Editor’s Note: If this comes off super bitchy, it’s because I’m sick and I’m missing a good friend’s wedding that I really wanted to go to so you’ve been warned.
Channing Tatum has confirmed that he will be playing Gambit and is actively working on the film. It’s been pretty common knowledge for awhile that he’ll be the Ragin’ Cajun but it’s nice to have the confirmation the project is going forward as planned. I personally think he’ll do a great job because he’s been working with an acting coach and has been actively courting to get this role for awhile. He’s a fan and I think he’ll stay true to the character. He’s not a bad actor and if you’ve seen his films, he’s not just a big, dumb jocky eye candy piece. Besides Wolverine, Remy LeBeau (aka Gambit) is probably one of my favorite X-Men and I think the whole X-Man franchise can provide us with so many excellent movies/stories for many years to come. I think I know X-Men better than I know some members of my family, most days; but, in my defense, if my family members popped adamantium claws or threw kinetically charged cards, I’d probably pay more attention (kidding, family – I love y’all). Much like the news of Jasmine being cast in the live-action Aladdin remake, and pretty much every damn movie about a character/franchise/story adopted from other media/mediums, the people flocked to the internet and bitched.
If anyone has absolutely accurately portrayed the internet/movie buffs bitching about films, it’s Jay and Silent Bob Strike Back with Ben Affleck, Jason Mewes, and Kevin Smith. I might not like all of Smith’s work but I’ve always been a fan of his generally speaking – he makes me laugh and I think people sorely need that more than ever these days. If you ever get a chance, check out Dogma – it’s one of my favorites of his. He once called me a “timid little Kentuckian” when I was too afraid to ask him a question at a Q&A at Memorial Colosseum in Lexington, Kentucky circa 2002/3. I got my question out eventually but, damn, I was fan-girl nervous (and a teenager, which I feel to be a debilitating disease in most kids that can only be surmounted with time). Check this out and then read some more from me, if you dare; Kevin Smith, unlike the following clip, was dead wrong – I am anything but timid (and be careful with little ones around because there is a LOT of potty language in this clip – you’ve been warned).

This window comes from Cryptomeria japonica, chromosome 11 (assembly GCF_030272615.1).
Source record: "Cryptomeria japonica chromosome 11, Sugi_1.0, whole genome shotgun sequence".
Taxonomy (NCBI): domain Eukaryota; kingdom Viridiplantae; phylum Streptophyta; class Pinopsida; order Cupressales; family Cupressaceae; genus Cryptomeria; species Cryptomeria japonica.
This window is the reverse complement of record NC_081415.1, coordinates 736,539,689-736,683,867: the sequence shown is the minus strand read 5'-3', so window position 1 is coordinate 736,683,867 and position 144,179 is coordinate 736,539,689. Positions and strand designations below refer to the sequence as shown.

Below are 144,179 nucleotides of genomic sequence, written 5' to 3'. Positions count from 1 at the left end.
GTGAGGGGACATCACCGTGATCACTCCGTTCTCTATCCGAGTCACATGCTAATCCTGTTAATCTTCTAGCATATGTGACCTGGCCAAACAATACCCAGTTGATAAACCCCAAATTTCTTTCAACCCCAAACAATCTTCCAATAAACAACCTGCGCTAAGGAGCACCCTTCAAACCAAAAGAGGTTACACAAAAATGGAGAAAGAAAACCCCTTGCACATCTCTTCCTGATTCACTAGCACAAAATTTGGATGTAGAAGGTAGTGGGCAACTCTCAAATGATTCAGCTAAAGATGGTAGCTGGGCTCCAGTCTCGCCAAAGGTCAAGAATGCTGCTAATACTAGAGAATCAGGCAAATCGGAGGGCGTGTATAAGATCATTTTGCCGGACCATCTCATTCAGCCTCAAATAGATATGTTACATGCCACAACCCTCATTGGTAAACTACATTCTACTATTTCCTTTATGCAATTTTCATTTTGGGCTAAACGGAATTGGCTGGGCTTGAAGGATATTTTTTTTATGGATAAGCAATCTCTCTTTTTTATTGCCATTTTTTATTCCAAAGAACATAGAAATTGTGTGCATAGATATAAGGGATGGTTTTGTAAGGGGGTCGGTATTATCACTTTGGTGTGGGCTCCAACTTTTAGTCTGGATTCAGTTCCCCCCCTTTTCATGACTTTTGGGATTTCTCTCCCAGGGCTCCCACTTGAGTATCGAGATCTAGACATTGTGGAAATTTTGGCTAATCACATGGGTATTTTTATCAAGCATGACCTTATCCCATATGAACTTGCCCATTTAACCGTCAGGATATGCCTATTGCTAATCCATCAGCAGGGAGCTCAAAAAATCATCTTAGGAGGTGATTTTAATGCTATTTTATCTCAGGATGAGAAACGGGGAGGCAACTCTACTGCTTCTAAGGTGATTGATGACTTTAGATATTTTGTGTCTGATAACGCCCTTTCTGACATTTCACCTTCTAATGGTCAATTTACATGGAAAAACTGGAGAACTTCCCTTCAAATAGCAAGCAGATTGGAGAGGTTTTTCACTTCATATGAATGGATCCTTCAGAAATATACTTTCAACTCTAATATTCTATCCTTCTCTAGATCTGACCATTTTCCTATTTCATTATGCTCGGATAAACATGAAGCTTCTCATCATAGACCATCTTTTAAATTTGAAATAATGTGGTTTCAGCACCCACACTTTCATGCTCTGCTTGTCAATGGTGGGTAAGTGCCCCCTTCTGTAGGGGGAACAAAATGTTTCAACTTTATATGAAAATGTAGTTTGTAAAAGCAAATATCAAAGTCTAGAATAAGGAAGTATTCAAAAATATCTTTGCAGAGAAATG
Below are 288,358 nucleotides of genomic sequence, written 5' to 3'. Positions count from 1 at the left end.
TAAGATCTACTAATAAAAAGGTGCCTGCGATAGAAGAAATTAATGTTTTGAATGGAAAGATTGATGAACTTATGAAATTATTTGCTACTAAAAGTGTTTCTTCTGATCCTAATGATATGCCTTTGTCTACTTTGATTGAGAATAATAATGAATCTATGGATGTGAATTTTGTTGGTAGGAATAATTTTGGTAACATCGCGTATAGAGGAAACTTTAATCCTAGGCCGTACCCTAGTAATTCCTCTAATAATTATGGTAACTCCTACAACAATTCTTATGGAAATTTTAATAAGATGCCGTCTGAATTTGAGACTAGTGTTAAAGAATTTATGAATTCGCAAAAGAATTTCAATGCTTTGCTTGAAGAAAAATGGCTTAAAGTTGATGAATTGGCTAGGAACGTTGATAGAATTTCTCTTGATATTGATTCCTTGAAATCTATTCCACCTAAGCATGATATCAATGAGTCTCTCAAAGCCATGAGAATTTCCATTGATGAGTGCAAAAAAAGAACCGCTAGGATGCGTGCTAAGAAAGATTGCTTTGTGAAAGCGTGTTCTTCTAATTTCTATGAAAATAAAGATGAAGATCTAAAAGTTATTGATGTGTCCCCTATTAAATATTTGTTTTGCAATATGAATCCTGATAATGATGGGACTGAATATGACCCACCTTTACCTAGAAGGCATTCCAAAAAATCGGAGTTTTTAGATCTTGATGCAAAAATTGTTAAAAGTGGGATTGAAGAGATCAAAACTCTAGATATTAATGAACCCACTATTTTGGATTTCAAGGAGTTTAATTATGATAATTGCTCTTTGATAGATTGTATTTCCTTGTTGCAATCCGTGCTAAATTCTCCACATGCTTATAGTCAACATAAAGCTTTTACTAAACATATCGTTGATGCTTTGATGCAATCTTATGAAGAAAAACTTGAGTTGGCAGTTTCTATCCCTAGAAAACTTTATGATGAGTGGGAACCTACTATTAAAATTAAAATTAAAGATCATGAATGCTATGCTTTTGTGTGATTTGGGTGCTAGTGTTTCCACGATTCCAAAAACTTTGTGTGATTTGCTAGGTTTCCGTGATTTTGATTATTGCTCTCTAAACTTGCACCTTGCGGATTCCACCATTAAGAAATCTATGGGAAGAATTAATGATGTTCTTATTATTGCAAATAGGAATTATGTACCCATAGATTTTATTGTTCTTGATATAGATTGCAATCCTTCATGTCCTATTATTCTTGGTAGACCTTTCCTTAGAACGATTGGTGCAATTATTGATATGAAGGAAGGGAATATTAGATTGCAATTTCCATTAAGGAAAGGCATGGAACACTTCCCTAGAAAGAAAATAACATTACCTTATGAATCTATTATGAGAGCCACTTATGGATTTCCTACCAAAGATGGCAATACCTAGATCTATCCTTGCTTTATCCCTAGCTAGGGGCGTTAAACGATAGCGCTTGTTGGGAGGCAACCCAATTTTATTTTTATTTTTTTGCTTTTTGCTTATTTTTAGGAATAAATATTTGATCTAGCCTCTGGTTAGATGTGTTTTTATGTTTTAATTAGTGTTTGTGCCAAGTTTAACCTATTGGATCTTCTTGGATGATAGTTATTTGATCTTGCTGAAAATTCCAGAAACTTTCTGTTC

When will people wait to actually eat the food before they say the whole resturaunt is garbage? I’ve used this analogy before when it comes to movies. A wait staff are like the actors, the cook and staff the director and team, the manager/owner operator are the producers and movie studio and the hostess (often the most shit-upon in the industry) is the lowly production assistant. It’s a simple analogy to come up with so I wouldn’t give myself any points on creativity here, but the simplest things are often the truest. When you sit down at a restaurant, each individual and their level of commitment contributes their specific part to the experience. When you get your food and it’s cold, that could be the fault of the wait staff or the cook. If it tastes bad, it’s on the cook. If the ingredients aren’t fresh, it’s probably the cook and the supply person (usually the manager). If you have one bad thing at a restaurant, yes, it can ruin a whole meal but if the waiter brings you a food item that sucks because it tastes bad, yelling at the waiter isn’t really going to get to any solution…unless you’re just a douche and like to yell at people making $2.50 an hour plus tips. If that’s the case, you can go ahead and leave because, as Daniel Tosh says, your ranch isn’t that fucking important.